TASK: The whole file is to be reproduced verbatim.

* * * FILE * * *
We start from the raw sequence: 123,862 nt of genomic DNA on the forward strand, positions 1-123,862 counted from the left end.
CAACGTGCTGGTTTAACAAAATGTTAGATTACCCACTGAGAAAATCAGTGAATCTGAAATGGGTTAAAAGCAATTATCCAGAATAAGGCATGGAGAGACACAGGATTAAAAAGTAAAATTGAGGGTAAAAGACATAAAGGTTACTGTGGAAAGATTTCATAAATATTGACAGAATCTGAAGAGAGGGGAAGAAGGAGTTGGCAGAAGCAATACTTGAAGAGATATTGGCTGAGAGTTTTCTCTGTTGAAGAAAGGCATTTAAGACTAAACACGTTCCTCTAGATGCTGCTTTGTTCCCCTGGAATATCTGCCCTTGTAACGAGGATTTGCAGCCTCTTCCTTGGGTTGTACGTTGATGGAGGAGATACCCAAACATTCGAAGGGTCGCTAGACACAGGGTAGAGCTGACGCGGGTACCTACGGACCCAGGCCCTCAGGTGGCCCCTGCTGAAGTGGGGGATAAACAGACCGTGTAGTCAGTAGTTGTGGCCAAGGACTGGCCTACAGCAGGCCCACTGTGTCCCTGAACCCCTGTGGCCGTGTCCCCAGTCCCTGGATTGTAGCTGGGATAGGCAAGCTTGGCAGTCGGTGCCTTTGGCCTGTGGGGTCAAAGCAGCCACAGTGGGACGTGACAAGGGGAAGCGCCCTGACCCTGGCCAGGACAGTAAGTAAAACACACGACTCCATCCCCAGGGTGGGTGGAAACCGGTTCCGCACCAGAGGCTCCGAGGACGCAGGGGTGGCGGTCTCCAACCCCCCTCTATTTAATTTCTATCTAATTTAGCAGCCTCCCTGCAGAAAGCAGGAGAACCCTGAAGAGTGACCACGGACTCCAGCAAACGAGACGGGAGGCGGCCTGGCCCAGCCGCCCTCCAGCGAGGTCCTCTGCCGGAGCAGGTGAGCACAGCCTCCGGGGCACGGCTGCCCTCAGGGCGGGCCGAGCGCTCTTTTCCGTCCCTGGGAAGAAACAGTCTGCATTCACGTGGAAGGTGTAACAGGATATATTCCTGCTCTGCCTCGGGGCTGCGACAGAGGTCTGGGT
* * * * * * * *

We start from the raw sequence: 123,862 nt of genomic DNA on the forward strand, positions 1-123,862 counted from the left end.
CAACGTGCTGGTTTAACAAAATGTTAGATTACCCACTGAGAAAATCAGTGAATCTGAAATGGGTTAAAAGCAATTATCCAGAATAAGGCATGGAGAGACACAGGATTAAAAAGTAAAATTGAGGGTAAAAGACATAAAGGTTACTGTGGAAAGATTTCATAAATATTGACAGAATCTGAAGAGAGGGGAAGAAGGAGTTGGCAGAAGCAATACTTGAAGAGATATTGGCTGAGAGTTTTCTCTGTTGAAGAAAGGCATTTAAGACTAAACACGTTCCTCTAGATGCTGCTTTGTTCCCCTGGAATATCTGCCCTTGTAACGAGGATTTGCAGCCTCTTCCTTGGGTTGTACGTTGATGGAGGAGATACCCAAACATTCGAAGGGTCGCTAGACACAGGGTAGAGCTGACGCGGGTACCTACGGACCCAGGCCCTCAGGTGGCCCCTGCTGAAGTGGGGGATAAACAGACCGTGTAGTCAGTAGTTGTGGCCAAGGACTGGCCTACAGCAGGCCCACTGTGTCCCTGAACCCCTGTGGCCGTGTCCCCAGTCCCTGGATTGTAGCTGGGATAGGCAAGCTTGGCAGTCGGTGCCTTTGGCCTGTGGGGTCAAAGCAGCCACAGTGGGACGTGACAAGGGGAAGCGCCCTGACCCTGGCCAGGACAGTAAGTAAAACACACGACTCCATCCCCAGGGTGGGTGGAAACCGGTTCCGCACCAGAGGCTCCGAGGACGCAGGGGTGGCGGTCTCCAACCCCCCTCTATTTAATTTCTATCTAATTTAGCAGCCTCCCTGCAGAAAGCAGGAGAACCCTGAAGAGTGACCACGGACTCCAGCAAACGAGACGGGAGGCGGCCTGGCCCAGCCGCCCTCCAGCGAGGTCCTCTGCCGGAGCAGGTGAGCACAGCCTCCGGGGCACGGCTGCCCTCAGGGCGGGCCGAGCGCTCTTTTCCGTCCCTGGGAAGAAACAGTCTGCATTCACGTGGAAGGTGTAACAGGATATATTCCTGCTCTGCCTCGGGGCTGCGACAGAGGTCTGGGT